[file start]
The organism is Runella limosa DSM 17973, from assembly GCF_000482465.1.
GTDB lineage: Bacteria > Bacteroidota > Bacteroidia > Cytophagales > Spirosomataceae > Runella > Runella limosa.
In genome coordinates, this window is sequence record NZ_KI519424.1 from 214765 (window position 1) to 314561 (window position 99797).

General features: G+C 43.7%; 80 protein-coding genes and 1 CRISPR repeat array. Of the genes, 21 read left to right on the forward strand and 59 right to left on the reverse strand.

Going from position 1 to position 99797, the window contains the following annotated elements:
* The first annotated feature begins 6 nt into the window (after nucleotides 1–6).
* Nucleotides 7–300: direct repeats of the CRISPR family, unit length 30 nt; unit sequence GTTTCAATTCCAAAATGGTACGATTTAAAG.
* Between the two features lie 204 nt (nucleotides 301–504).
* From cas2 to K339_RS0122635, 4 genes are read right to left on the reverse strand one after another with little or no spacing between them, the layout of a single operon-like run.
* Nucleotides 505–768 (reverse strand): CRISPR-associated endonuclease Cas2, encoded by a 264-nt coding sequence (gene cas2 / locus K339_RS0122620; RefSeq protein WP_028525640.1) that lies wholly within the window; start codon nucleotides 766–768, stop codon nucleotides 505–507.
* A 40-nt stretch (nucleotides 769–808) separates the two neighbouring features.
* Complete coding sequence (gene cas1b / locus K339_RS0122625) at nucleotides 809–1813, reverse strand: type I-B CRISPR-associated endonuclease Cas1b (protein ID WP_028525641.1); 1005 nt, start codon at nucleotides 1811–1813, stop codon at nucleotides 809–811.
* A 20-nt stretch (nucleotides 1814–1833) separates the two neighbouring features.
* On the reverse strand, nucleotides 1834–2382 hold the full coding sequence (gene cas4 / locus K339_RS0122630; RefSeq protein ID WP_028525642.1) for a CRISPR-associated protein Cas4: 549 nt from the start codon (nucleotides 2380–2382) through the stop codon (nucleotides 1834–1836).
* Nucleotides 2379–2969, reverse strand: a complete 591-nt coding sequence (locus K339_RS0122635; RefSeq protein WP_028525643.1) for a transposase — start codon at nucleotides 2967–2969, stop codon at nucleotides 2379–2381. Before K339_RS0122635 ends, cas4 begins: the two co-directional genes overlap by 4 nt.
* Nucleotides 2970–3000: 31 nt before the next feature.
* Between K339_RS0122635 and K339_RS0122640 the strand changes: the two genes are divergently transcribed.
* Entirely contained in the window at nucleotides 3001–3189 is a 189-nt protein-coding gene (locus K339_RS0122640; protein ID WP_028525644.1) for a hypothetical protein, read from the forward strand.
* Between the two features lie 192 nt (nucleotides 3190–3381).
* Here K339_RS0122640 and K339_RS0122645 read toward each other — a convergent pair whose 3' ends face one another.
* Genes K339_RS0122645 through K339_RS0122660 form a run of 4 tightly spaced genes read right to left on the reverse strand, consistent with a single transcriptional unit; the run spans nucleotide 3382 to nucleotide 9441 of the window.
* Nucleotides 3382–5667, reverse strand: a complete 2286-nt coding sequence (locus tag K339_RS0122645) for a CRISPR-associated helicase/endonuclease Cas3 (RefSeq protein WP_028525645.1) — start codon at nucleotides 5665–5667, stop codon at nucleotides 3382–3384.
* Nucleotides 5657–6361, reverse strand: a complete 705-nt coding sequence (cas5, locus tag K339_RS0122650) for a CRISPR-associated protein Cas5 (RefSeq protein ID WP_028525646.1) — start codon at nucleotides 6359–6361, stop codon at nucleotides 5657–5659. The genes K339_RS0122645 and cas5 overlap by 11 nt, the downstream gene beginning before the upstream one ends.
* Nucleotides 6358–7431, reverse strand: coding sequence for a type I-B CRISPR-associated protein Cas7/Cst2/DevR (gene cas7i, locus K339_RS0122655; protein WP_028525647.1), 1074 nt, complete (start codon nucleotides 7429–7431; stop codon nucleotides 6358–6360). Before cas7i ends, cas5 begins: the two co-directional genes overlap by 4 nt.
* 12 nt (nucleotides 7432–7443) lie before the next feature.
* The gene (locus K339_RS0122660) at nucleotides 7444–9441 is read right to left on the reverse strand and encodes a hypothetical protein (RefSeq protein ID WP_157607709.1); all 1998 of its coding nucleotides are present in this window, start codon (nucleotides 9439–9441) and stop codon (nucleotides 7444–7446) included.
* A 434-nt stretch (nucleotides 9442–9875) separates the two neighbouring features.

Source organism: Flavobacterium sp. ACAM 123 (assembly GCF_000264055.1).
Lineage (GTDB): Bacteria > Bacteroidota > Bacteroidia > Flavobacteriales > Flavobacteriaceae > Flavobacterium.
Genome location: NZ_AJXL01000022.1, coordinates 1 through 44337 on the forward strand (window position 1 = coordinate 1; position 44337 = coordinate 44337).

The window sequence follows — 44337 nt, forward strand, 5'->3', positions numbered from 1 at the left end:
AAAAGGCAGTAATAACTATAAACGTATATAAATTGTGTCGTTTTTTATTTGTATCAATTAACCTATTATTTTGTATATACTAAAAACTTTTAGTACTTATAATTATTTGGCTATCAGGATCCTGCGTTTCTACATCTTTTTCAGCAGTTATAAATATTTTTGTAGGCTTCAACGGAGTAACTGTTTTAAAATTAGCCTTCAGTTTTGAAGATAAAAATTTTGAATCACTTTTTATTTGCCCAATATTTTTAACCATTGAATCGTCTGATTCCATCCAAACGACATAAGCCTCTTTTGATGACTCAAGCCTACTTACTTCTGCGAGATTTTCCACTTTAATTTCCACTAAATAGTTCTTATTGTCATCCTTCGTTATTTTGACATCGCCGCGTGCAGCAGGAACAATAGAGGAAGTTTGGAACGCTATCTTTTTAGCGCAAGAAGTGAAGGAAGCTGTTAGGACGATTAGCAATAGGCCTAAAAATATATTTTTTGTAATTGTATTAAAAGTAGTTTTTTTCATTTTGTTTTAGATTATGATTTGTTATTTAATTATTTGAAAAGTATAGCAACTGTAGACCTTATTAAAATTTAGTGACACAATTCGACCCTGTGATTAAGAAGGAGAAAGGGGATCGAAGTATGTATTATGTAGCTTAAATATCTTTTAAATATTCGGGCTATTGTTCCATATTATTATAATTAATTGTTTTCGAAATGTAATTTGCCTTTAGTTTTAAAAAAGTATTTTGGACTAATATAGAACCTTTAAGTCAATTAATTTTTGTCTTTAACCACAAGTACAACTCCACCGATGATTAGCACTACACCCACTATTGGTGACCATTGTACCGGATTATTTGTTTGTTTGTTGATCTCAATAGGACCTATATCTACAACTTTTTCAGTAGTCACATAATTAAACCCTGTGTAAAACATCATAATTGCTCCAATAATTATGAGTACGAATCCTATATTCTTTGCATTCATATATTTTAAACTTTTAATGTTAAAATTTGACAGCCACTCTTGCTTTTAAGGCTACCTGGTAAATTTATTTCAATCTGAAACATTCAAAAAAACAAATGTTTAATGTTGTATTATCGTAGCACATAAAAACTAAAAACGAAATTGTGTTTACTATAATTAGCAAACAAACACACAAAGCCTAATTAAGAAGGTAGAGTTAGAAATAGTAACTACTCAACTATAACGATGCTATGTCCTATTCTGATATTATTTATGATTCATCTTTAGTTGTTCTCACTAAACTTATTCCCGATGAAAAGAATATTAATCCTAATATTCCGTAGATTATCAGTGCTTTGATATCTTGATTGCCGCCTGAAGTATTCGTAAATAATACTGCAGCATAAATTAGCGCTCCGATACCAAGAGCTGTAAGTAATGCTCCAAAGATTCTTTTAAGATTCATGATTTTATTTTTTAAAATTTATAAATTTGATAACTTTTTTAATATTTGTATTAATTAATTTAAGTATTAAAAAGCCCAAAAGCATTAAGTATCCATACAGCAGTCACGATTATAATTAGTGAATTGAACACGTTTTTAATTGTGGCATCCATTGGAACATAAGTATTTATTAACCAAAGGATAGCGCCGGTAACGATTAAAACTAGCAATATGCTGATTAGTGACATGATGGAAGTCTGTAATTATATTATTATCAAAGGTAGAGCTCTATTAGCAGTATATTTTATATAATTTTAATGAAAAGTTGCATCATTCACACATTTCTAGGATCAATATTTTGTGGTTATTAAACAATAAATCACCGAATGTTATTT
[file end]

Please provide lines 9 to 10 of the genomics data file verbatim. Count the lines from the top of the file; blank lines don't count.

* From cas2 to K339_RS0122635, 4 genes are read right to left on the reverse strand one after another with little or no spacing between them, the layout of a single operon-like run.
* Nucleotides 505–768 (reverse strand): CRISPR-associated endonuclease Cas2, encoded by a 264-nt coding sequence (gene cas2 / locus K339_RS0122620; RefSeq protein WP_028525640.1) that lies wholly within the window; start codon nucleotides 766–768, stop codon nucleotides 505–507.